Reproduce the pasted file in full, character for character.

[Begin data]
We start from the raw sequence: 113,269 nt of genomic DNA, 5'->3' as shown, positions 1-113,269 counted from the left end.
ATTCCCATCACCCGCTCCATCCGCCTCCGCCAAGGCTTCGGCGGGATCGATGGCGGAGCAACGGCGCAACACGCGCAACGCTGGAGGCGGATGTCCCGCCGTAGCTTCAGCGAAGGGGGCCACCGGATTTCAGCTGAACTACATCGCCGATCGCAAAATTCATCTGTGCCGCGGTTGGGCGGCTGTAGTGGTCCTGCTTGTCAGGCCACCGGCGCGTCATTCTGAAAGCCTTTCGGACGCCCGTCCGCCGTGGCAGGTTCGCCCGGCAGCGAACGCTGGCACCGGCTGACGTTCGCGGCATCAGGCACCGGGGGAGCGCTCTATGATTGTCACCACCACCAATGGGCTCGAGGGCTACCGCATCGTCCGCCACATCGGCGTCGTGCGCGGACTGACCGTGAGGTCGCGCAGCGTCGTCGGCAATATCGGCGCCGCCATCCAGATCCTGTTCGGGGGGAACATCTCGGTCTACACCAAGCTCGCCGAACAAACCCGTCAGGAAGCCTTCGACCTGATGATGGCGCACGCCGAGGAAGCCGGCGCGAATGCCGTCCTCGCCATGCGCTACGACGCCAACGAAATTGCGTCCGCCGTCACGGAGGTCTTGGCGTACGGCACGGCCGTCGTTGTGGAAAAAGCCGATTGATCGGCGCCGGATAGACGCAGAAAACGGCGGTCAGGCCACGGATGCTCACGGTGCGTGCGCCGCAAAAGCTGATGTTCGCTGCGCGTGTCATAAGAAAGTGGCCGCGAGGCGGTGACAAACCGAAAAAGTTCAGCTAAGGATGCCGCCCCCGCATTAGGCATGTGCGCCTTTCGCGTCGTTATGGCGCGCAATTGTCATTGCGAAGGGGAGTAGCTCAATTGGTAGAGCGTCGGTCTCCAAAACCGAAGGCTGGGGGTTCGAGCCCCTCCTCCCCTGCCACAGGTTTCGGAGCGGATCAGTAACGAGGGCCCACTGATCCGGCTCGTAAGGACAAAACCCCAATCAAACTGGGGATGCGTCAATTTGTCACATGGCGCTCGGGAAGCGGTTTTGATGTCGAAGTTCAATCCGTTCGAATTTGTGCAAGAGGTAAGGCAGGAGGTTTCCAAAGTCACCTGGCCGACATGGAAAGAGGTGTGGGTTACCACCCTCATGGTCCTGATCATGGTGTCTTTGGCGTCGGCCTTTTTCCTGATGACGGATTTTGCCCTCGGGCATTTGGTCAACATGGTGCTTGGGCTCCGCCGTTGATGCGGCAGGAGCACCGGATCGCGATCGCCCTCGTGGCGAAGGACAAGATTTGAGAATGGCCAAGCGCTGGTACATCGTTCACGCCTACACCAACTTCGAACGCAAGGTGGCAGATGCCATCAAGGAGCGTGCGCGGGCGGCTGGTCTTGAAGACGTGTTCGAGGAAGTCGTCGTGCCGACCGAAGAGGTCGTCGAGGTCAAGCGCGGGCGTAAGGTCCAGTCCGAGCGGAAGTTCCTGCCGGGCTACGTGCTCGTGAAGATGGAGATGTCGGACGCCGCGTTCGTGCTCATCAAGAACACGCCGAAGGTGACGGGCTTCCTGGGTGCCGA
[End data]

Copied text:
We start from the raw sequence: 113,269 nt of genomic DNA, 5'->3' as shown, positions 1-113,269 counted from the left end.
ATTCCCATCACCCGCTCCATCCGCCTCCGCCAAGGCTTCGGCGGGATCGATGGCGGAGCAACGGCGCAACACGCGCAACGCTGGAGGCGGATGTCCCGCCGTAGCTTCAGCGAAGGGGGCCACCGGATTTCAGCTGAACTACATCGCCGATCGCAAAATTCATCTGTGCCGCGGTTGGGCGGCTGTAGTGGTCCTGCTTGTCAGGCCACCGGCGCGTCATTCTGAAAGCCTTTCGGACGCCCGTCCGCCGTGGCAGGTTCGCCCGGCAGCGAACGCTGGCACCGGCTGACGTTCGCGGCATCAGGCACCGGGGGAGCGCTCTATGATTGTCACCACCACCAATGGGCTCGAGGGCTACCGCATCGTCCGCCACATCGGCGTCGTGCGCGGACTGACCGTGAGGTCGCGCAGCGTCGTCGGCAATATCGGCGCCGCCATCCAGATCCTGTTCGGGGGGAACATCTCGGTCTACACCAAGCTCGCCGAACAAACCCGTCAGGAAGCCTTCGACCTGATGATGGCGCACGCCGAGGAAGCCGGCGCGAATGCCGTCCTCGCCATGCGCTACGACGCCAACGAAATTGCGTCCGCCGTCACGGAGGTCTTGGCGTACGGCACGGCCGTCGTTGTGGAAAAAGCCGATTGATCGGCGCCGGATAGACGCAGAAAACGGCGGTCAGGCCACGGATGCTCACGGTGCGTGCGCCGCAAAAGCTGATGTTCGCTGCGCGTGTCATAAGAAAGTGGCCGCGAGGCGGTGACAAACCGAAAAAGTTCAGCTAAGGATGCCGCCCCCGCATTAGGCATGTGCGCCTTTCGCGTCGTTATGGCGCGCAATTGTCATTGCGAAGGGGAGTAGCTCAATTGGTAGAGCGTCGGTCTCCAAAACCGAAGGCTGGGGGTTCGAGCCCCTCCTCCCCTGCCACAGGTTTCGGAGCGGATCAGTAACGAGGGCCCACTGATCCGGCTCGTAAGGACAAAACCCCAATCAAACTGGGGATGCGTCAATTTGTCACATGGCGCTCGGGAAGCGGTTTTGATGTCGAAGTTCAATCCGTTCGAATTTGTGCAAGAGGTAAGGCAGGAGGTTTCCAAAGTCACCTGGCCGACATGGAAAGAGGTGTGGGTTACCACCCTCATGGTCCTGATCATGGTGTCTTTGGCGTCGGCCTTTTTCCTGATGACGGATTTTGCCCTCGGGCATTTGGTCAACATGGTGCTTGGGCTCCGCCGTTGATGCGGCAGGAGCACCGGATCGCGATCGCCCTCGTGGCGAAGGACAAGATTTGAGAATGGCCAAGCGCTGGTACATCGTTCACGCCTACACCAACTTCGAACGCAAGGTGGCAGATGCCATCAAGGAGCGTGCGCGGGCGGCTGGTCTTGAAGACGTGTTCGAGGAAGTCGTCGTGCCGACCGAAGAGGTCGTCGAGGTCAAGCGCGGGCGTAAGGTCCAGTCCGAGCGGAAGTTCCTGCCGGGCTACGTGCTCGTGAAGATGGAGATGTCGGACGCCGCGTTCGTGCTCATCAAGAACACGCCGAAGGTGACGGGCTTCCTGGGTGCCGA